Trauma is a disease of epidemic proportions that preys on the young, killing more Americans up to age thirty-seven than all other afflictions combined. Every year an estimated 2.8 million people are hospitalized for injuries and more than 180,000 people die.
We take for granted that no matter how or where we are injured, someone will call 911 and trained first responders will show up to insert IVs, stop the bleeding, and swiftly deliver us to a hospital staffed by doctors and nurses with the expertise necessary to save our lives. None of this happened on its own.
Told through the eyes of a surgeon who has flown on rescue helicopters, resuscitated patients in trauma centers in Houston and Chicago, and operated on hundreds of trauma victims of all ages, Hurt takes us on a tour of the advancements in injury treatment from the battlefields of the Civil War to the state-of-the-art trauma centers of today.
Praise for Hurt:
“Pediatric surgeon Musemeche vividly brings to life the evolution of trauma care: “a world of its own” focused on the 2.8 million people hospitalized annually with severe injuries. The fast-paced development of this field of medicine, fueled by a startling 1966 report on accidental death and disabilities, has been driven by such little-known but groundbreaking pioneers as epidemiologist Sue Baker, whose 1984 publication of the Injury Fact Book documented the “magnitude of the injury threat to public safety”; Phil Hallen, who created the blueprint for a trained ambulance service; R. Adams Cowley, whose understanding of the life-or-death first “golden hour” after injury led to the creation of specialized trauma-care units; Charles Drew, whose blood-banking system helped “change the course of history”; and the military surgeons in Iraq who both advanced the treatment of gunshot victims and scientific understanding of the brain’s ability to heal. Musemeche’s fast-paced medical history mixes the gritty reality of treating life-threatening injuries—including her own heart-pounding experiences as surgeon—with an unfettered optimism about what trauma care can now promise: an assurance that most people will survive even a devastating injury.” —Publishers Weekly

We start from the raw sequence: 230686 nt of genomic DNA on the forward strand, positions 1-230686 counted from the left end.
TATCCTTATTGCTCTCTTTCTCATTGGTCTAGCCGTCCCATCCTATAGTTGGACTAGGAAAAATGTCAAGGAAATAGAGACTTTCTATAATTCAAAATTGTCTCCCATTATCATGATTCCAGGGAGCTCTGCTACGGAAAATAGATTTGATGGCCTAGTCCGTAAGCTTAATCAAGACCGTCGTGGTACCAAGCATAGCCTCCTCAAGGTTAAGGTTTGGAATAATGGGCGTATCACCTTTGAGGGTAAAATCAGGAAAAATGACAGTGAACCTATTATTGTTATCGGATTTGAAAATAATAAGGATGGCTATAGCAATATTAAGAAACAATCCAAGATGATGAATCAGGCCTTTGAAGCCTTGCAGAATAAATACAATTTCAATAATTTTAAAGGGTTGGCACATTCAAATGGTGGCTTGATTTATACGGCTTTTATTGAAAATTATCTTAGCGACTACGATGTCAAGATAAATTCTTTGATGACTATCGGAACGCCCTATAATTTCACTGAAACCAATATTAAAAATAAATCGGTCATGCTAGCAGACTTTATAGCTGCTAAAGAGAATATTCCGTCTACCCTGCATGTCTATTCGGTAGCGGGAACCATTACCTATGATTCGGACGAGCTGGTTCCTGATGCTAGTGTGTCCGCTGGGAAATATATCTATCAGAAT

CATHERINE MUSEMECHE, MD is a pediatric surgeon and former professor of surgery at the University of Texas Medical School. She is the author of Small: Life and Death on the Front Lines of Pediatric Surgery.